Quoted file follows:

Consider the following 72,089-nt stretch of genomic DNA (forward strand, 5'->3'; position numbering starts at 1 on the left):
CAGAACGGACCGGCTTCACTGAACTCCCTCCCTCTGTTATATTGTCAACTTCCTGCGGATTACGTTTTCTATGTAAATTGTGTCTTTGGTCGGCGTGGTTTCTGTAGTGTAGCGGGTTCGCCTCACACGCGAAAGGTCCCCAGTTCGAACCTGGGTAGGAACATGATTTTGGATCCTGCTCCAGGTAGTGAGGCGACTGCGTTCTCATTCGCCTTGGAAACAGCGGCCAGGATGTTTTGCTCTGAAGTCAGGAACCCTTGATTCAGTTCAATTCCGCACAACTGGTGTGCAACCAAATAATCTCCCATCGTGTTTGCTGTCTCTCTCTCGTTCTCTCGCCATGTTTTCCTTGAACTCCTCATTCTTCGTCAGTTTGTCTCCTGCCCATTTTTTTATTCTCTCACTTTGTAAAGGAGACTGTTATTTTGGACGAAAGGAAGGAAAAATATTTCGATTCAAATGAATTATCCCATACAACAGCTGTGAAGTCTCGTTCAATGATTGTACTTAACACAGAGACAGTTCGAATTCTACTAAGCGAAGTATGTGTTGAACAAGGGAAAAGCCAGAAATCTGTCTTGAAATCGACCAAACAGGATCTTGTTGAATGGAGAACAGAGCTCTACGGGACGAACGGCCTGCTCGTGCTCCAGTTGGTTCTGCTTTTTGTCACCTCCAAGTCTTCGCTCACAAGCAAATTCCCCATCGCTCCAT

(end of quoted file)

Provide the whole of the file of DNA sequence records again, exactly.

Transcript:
Consider the following 72,089-nt stretch of genomic DNA (forward strand, 5'->3'; position numbering starts at 1 on the left):
CAGAACGGACCGGCTTCACTGAACTCCCTCCCTCTGTTATATTGTCAACTTCCTGCGGATTACGTTTTCTATGTAAATTGTGTCTTTGGTCGGCGTGGTTTCTGTAGTGTAGCGGGTTCGCCTCACACGCGAAAGGTCCCCAGTTCGAACCTGGGTAGGAACATGATTTTGGATCCTGCTCCAGGTAGTGAGGCGACTGCGTTCTCATTCGCCTTGGAAACAGCGGCCAGGATGTTTTGCTCTGAAGTCAGGAACCCTTGATTCAGTTCAATTCCGCACAACTGGTGTGCAACCAAATAATCTCCCATCGTGTTTGCTGTCTCTCTCTCGTTCTCTCGCCATGTTTTCCTTGAACTCCTCATTCTTCGTCAGTTTGTCTCCTGCCCATTTTTTTATTCTCTCACTTTGTAAAGGAGACTGTTATTTTGGACGAAAGGAAGGAAAAATATTTCGATTCAAATGAATTATCCCATACAACAGCTGTGAAGTCTCGTTCAATGATTGTACTTAACACAGAGACAGTTCGAATTCTACTAAGCGAAGTATGTGTTGAACAAGGGAAAAGCCAGAAATCTGTCTTGAAATCGACCAAACAGGATCTTGTTGAATGGAGAACAGAGCTCTACGGGACGAACGGCCTGCTCGTGCTCCAGTTGGTTCTGCTTTTTGTCACCTCCAAGTCTTCGCTCACAAGCAAATTCCCCATCGCTCCAT